• About 3,400 of the mutual fund options are no-load funds


  • No commodity purchases
  • No cryptocurrency purchases
Account minimum
Per-trade fees
Investment app

E*TRADE appeals to seasoned investors as well as newbies with its robust trading platform and a suite of educational and portfolio-building tools.

The E*TRADE website and mobile app offer access to real-time market commentary and quotes. Active traders can use the Power E*TRADE platform for help executing complicated investment strategies.


  • Portfolio-building tools
  • Large selection of mutual funds
  • Helpful educational resources


  • Website is somewhat difficult to navigate
  • Few local branches
Account minimum
Per-trade fees
$0 to $9.95
Investment app

Active traders may find a number of great features with Ally Bank. The brokerage doesn't offer any zero-transaction-fee mutual funds, however.

Ally Bank offers competitive pricing, advanced trading tools and no account minimums. It could be a good fit if you want to purchase shares of mutual funds to hold for the long haul. Transaction fees on mutual funds could get in the way of frequent trades, though.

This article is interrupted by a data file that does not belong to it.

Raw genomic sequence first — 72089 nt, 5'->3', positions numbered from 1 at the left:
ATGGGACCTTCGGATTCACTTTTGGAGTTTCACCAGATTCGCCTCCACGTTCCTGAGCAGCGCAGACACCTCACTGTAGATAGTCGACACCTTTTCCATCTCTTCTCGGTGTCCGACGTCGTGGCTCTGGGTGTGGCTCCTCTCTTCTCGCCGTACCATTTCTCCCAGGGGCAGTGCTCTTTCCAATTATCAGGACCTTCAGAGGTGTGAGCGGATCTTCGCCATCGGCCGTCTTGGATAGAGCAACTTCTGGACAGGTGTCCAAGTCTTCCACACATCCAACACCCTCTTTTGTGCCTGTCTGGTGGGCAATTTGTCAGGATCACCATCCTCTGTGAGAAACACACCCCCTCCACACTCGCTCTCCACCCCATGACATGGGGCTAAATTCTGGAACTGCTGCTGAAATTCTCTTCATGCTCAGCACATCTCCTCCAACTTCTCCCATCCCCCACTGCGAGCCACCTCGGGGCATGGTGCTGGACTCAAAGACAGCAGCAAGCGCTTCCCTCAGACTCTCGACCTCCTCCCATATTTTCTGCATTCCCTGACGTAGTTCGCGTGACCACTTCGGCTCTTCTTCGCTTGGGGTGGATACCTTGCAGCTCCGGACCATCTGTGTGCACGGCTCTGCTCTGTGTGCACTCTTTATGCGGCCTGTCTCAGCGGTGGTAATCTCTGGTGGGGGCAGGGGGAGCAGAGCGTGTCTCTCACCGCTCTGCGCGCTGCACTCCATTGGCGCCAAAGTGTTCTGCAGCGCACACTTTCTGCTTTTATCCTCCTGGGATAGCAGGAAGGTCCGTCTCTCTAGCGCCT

• Suite of free tools
  • Automated portfolio management
  • Large selection of mutual funds


  • No physical branches
  • Uninvested cash earns zero interest

What is a mutual fund?

A mutual fund pools money from several investors to purchase securities like short-term debt, stocks and bonds. The combined investments are the fund's portfolio. When the fund performs well, investors mutually benefit — hence the name. When the fund struggles, everyone feels the effect.

Your risk of losing money is smaller with a mutual fund because it’s a diversified investment vehicle.

There are a few reasons you might want to invest in mutual funds:

Diversification: Investing in a single stock is like putting all your eggs in one basket — a single event that results in stock prices falling could be financially devastating. With a mutual fund, you own shares in several investments. Their cumulative losses and gains balance out to produce your profit. If one (or a few) stock prices fall, your share in the mutual fund may remain stable.